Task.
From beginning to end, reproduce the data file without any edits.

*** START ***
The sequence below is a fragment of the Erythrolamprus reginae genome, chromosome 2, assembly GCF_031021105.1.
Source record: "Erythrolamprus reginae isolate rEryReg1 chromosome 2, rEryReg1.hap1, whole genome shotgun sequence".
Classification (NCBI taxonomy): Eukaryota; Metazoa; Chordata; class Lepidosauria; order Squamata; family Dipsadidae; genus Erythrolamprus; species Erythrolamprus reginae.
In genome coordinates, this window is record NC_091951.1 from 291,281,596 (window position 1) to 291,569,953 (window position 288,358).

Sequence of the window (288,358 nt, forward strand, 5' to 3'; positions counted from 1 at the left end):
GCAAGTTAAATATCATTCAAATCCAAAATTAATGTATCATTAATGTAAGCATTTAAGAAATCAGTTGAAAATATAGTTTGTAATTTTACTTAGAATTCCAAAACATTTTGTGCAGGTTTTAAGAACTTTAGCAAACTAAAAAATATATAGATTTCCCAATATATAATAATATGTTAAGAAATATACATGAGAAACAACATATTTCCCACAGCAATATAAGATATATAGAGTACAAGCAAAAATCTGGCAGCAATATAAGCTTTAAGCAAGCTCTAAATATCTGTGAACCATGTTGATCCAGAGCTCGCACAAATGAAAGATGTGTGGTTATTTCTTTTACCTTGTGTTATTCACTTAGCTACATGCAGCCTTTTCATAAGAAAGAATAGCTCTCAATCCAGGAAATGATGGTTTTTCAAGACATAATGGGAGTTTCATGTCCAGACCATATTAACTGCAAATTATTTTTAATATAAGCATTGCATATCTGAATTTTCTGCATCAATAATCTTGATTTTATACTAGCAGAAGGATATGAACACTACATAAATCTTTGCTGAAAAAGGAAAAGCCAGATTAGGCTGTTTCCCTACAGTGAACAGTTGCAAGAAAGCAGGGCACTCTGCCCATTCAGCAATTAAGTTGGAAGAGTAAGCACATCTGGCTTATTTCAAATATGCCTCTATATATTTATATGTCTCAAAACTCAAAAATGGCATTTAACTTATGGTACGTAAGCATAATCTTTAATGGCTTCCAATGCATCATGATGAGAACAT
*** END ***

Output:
The sequence below is a fragment of the Erythrolamprus reginae genome, chromosome 2, assembly GCF_031021105.1.
Source record: "Erythrolamprus reginae isolate rEryReg1 chromosome 2, rEryReg1.hap1, whole genome shotgun sequence".
Classification (NCBI taxonomy): Eukaryota; Metazoa; Chordata; class Lepidosauria; order Squamata; family Dipsadidae; genus Erythrolamprus; species Erythrolamprus reginae.
In genome coordinates, this window is record NC_091951.1 from 291,281,596 (window position 1) to 291,569,953 (window position 288,358).

Sequence of the window (288,358 nt, forward strand, 5' to 3'; positions counted from 1 at the left end):
GCAAGTTAAATATCATTCAAATCCAAAATTAATGTATCATTAATGTAAGCATTTAAGAAATCAGTTGAAAATATAGTTTGTAATTTTACTTAGAATTCCAAAACATTTTGTGCAGGTTTTAAGAACTTTAGCAAACTAAAAAATATATAGATTTCCCAATATATAATAATATGTTAAGAAATATACATGAGAAACAACATATTTCCCACAGCAATATAAGATATATAGAGTACAAGCAAAAATCTGGCAGCAATATAAGCTTTAAGCAAGCTCTAAATATCTGTGAACCATGTTGATCCAGAGCTCGCACAAATGAAAGATGTGTGGTTATTTCTTTTACCTTGTGTTATTCACTTAGCTACATGCAGCCTTTTCATAAGAAAGAATAGCTCTCAATCCAGGAAATGATGGTTTTTCAAGACATAATGGGAGTTTCATGTCCAGACCATATTAACTGCAAATTATTTTTAATATAAGCATTGCATATCTGAATTTTCTGCATCAATAATCTTGATTTTATACTAGCAGAAGGATATGAACACTACATAAATCTTTGCTGAAAAAGGAAAAGCCAGATTAGGCTGTTTCCCTACAGTGAACAGTTGCAAGAAAGCAGGGCACTCTGCCCATTCAGCAATTAAGTTGGAAGAGTAAGCACATCTGGCTTATTTCAAATATGCCTCTATATATTTATATGTCTCAAAACTCAAAAATGGCATTTAACTTATGGTACGTAAGCATAATCTTTAATGGCTTCCAATGCATCATGATGAGAACAT